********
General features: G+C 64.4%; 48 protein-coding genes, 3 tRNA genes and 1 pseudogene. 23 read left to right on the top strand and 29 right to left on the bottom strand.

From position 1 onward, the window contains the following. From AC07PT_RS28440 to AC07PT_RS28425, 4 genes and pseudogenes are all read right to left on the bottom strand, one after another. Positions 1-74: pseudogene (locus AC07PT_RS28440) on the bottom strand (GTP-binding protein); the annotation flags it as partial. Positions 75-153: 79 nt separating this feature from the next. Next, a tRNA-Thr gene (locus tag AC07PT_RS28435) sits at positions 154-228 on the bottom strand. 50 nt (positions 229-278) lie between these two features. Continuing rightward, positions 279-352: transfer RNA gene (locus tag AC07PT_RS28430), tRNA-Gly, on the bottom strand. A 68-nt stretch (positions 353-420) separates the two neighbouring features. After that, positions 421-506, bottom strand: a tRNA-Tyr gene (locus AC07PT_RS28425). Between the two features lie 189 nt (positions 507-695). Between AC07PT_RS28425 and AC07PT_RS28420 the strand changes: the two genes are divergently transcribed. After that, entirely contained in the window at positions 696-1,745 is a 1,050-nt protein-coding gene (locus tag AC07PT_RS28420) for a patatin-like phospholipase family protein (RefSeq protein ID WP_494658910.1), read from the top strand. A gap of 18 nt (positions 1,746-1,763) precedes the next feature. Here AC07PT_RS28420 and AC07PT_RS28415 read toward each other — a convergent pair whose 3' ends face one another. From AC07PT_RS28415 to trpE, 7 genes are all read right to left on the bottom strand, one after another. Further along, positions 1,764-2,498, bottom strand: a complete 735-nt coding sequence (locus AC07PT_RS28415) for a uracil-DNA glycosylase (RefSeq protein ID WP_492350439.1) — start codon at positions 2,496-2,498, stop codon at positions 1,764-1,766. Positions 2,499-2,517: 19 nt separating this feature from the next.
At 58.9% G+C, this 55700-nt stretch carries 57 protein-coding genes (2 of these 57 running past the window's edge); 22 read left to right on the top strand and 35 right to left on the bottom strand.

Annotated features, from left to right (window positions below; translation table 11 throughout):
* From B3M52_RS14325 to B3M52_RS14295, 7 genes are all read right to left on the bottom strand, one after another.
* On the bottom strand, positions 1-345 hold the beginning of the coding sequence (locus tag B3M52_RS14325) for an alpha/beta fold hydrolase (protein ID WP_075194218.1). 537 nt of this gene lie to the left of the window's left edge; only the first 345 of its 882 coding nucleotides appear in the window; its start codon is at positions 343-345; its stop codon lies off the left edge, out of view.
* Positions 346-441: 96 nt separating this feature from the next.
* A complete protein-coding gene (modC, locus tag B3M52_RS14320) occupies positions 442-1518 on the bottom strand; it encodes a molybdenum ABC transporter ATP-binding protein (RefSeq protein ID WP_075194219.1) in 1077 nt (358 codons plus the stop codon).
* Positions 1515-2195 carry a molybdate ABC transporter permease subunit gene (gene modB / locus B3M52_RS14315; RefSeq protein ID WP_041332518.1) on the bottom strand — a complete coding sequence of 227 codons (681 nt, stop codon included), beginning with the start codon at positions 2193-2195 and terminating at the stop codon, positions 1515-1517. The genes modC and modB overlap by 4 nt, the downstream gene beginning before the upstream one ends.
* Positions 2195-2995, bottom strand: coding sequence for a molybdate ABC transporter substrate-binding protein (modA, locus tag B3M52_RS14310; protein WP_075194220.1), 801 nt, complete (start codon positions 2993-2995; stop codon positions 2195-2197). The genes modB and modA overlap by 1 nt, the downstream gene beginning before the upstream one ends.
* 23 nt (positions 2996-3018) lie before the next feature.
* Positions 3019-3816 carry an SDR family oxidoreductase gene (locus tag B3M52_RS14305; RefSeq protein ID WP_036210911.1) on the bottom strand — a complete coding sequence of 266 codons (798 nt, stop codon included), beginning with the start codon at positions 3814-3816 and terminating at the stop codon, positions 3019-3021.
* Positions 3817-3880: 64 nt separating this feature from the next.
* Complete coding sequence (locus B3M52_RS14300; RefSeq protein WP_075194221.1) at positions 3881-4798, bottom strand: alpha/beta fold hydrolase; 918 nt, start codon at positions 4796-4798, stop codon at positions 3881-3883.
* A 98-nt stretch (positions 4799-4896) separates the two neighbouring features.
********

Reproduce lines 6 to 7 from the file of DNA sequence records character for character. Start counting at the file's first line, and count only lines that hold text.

* On the bottom strand, positions 1-345 hold the beginning of the coding sequence (locus tag B3M52_RS14325) for an alpha/beta fold hydrolase (protein ID WP_075194218.1). 537 nt of this gene lie to the left of the window's left edge; only the first 345 of its 882 coding nucleotides appear in the window; its start codon is at positions 343-345; its stop codon lies off the left edge, out of view.
* Positions 346-441: 96 nt separating this feature from the next.